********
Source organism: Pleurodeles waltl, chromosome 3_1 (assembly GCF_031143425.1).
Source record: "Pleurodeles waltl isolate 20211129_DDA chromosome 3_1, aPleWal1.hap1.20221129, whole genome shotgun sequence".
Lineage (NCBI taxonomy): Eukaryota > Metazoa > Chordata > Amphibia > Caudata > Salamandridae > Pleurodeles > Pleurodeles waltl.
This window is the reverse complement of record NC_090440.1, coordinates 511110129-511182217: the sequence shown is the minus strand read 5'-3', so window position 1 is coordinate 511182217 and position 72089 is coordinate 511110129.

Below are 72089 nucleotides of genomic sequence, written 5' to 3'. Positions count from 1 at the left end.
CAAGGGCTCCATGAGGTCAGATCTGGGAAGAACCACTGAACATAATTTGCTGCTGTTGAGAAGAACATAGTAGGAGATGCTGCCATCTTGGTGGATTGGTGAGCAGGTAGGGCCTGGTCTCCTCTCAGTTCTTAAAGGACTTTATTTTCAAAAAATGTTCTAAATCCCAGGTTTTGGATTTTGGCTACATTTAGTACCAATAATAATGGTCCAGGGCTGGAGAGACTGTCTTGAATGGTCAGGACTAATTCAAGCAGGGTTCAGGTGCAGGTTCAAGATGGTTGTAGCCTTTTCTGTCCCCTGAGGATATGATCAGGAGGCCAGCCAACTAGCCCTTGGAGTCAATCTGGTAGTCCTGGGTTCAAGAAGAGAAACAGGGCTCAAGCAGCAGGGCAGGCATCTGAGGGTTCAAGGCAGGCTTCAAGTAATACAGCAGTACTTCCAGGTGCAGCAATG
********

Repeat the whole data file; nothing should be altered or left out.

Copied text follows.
Source organism: Pleurodeles waltl, chromosome 3_1 (assembly GCF_031143425.1).
Source record: "Pleurodeles waltl isolate 20211129_DDA chromosome 3_1, aPleWal1.hap1.20221129, whole genome shotgun sequence".
Lineage (NCBI taxonomy): Eukaryota > Metazoa > Chordata > Amphibia > Caudata > Salamandridae > Pleurodeles > Pleurodeles waltl.
This window is the reverse complement of record NC_090440.1, coordinates 511110129-511182217: the sequence shown is the minus strand read 5'-3', so window position 1 is coordinate 511182217 and position 72089 is coordinate 511110129.

Below are 72089 nucleotides of genomic sequence, written 5' to 3'. Positions count from 1 at the left end.
CAAGGGCTCCATGAGGTCAGATCTGGGAAGAACCACTGAACATAATTTGCTGCTGTTGAGAAGAACATAGTAGGAGATGCTGCCATCTTGGTGGATTGGTGAGCAGGTAGGGCCTGGTCTCCTCTCAGTTCTTAAAGGACTTTATTTTCAAAAAATGTTCTAAATCCCAGGTTTTGGATTTTGGCTACATTTAGTACCAATAATAATGGTCCAGGGCTGGAGAGACTGTCTTGAATGGTCAGGACTAATTCAAGCAGGGTTCAGGTGCAGGTTCAAGATGGTTGTAGCCTTTTCTGTCCCCTGAGGATATGATCAGGAGGCCAGCCAACTAGCCCTTGGAGTCAATCTGGTAGTCCTGGGTTCAAGAAGAGAAACAGGGCTCAAGCAGCAGGGCAGGCATCTGAGGGTTCAAGGCAGGCTTCAAGTAATACAGCAGTACTTCCAGGTGCAGCAATG